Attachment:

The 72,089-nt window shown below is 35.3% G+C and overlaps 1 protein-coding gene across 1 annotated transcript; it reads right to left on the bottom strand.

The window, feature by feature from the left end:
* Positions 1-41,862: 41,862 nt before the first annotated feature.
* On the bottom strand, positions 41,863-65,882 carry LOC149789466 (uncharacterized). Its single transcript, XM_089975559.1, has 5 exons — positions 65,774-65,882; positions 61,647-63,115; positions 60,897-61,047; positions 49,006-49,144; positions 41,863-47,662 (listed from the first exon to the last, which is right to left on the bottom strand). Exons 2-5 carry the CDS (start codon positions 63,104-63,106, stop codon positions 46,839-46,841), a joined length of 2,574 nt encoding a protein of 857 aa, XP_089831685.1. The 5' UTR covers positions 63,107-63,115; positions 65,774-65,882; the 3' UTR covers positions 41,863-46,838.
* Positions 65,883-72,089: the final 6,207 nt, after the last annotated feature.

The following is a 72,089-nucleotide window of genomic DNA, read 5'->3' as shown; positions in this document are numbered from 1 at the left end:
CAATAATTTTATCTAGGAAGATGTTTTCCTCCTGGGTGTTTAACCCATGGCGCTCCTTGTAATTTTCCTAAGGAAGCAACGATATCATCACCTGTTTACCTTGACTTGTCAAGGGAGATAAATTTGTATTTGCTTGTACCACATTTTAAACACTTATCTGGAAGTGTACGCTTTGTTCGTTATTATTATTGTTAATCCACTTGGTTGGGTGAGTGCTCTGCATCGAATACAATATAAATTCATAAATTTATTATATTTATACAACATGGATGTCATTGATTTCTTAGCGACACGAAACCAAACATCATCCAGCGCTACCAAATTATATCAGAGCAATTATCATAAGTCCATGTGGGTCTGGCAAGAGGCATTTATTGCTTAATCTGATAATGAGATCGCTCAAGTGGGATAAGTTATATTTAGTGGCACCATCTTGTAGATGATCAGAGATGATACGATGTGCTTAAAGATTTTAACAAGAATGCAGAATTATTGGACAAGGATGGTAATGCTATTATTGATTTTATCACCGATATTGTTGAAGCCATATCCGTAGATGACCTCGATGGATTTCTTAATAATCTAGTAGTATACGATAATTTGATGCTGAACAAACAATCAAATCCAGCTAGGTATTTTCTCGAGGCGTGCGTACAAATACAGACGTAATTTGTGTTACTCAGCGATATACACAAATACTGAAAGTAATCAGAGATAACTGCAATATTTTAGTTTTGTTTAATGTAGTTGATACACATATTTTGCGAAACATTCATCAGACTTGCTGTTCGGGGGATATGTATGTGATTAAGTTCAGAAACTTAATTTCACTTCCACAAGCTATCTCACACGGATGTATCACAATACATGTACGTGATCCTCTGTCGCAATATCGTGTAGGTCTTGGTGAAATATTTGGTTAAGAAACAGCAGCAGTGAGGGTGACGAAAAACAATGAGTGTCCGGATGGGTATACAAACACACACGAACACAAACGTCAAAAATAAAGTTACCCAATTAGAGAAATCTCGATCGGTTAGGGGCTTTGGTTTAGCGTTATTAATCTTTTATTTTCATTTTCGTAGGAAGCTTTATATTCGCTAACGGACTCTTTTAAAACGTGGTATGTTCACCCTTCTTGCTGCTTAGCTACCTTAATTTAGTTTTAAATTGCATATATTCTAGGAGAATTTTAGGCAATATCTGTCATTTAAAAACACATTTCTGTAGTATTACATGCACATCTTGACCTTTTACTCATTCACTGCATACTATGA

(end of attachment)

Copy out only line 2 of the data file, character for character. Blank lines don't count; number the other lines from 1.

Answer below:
The window, feature by feature from the left end: